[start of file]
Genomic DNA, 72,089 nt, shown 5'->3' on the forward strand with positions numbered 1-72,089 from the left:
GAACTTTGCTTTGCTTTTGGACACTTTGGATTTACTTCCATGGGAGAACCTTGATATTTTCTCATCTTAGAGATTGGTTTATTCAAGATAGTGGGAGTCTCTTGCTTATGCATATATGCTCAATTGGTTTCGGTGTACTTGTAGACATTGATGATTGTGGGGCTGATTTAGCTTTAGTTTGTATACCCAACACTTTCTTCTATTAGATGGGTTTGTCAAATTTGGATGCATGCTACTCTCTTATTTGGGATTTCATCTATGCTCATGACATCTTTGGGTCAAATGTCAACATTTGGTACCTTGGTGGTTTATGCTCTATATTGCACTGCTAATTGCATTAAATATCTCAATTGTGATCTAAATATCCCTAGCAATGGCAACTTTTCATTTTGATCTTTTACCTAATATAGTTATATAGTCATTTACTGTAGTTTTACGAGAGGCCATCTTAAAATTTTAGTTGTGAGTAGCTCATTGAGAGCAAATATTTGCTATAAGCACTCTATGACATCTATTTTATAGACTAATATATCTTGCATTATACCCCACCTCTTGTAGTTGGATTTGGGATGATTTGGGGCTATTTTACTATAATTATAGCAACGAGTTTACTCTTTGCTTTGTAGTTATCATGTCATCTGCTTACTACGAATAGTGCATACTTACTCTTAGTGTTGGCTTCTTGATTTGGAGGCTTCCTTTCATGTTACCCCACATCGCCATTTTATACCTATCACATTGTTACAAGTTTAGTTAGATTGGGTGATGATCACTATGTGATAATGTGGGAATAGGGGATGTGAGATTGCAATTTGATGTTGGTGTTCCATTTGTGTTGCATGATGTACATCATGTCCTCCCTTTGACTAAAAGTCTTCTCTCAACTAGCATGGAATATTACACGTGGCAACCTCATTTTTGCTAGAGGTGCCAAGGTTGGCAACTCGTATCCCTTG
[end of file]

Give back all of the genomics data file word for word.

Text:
Genomic DNA, 72,089 nt, shown 5'->3' on the forward strand with positions numbered 1-72,089 from the left:
GAACTTTGCTTTGCTTTTGGACACTTTGGATTTACTTCCATGGGAGAACCTTGATATTTTCTCATCTTAGAGATTGGTTTATTCAAGATAGTGGGAGTCTCTTGCTTATGCATATATGCTCAATTGGTTTCGGTGTACTTGTAGACATTGATGATTGTGGGGCTGATTTAGCTTTAGTTTGTATACCCAACACTTTCTTCTATTAGATGGGTTTGTCAAATTTGGATGCATGCTACTCTCTTATTTGGGATTTCATCTATGCTCATGACATCTTTGGGTCAAATGTCAACATTTGGTACCTTGGTGGTTTATGCTCTATATTGCACTGCTAATTGCATTAAATATCTCAATTGTGATCTAAATATCCCTAGCAATGGCAACTTTTCATTTTGATCTTTTACCTAATATAGTTATATAGTCATTTACTGTAGTTTTACGAGAGGCCATCTTAAAATTTTAGTTGTGAGTAGCTCATTGAGAGCAAATATTTGCTATAAGCACTCTATGACATCTATTTTATAGACTAATATATCTTGCATTATACCCCACCTCTTGTAGTTGGATTTGGGATGATTTGGGGCTATTTTACTATAATTATAGCAACGAGTTTACTCTTTGCTTTGTAGTTATCATGTCATCTGCTTACTACGAATAGTGCATACTTACTCTTAGTGTTGGCTTCTTGATTTGGAGGCTTCCTTTCATGTTACCCCACATCGCCATTTTATACCTATCACATTGTTACAAGTTTAGTTAGATTGGGTGATGATCACTATGTGATAATGTGGGAATAGGGGATGTGAGATTGCAATTTGATGTTGGTGTTCCATTTGTGTTGCATGATGTACATCATGTCCTCCCTTTGACTAAAAGTCTTCTCTCAACTAGCATGGAATATTACACGTGGCAACCTCATTTTTGCTAGAGGTGCCAAGGTTGGCAACTCGTATCCCTTG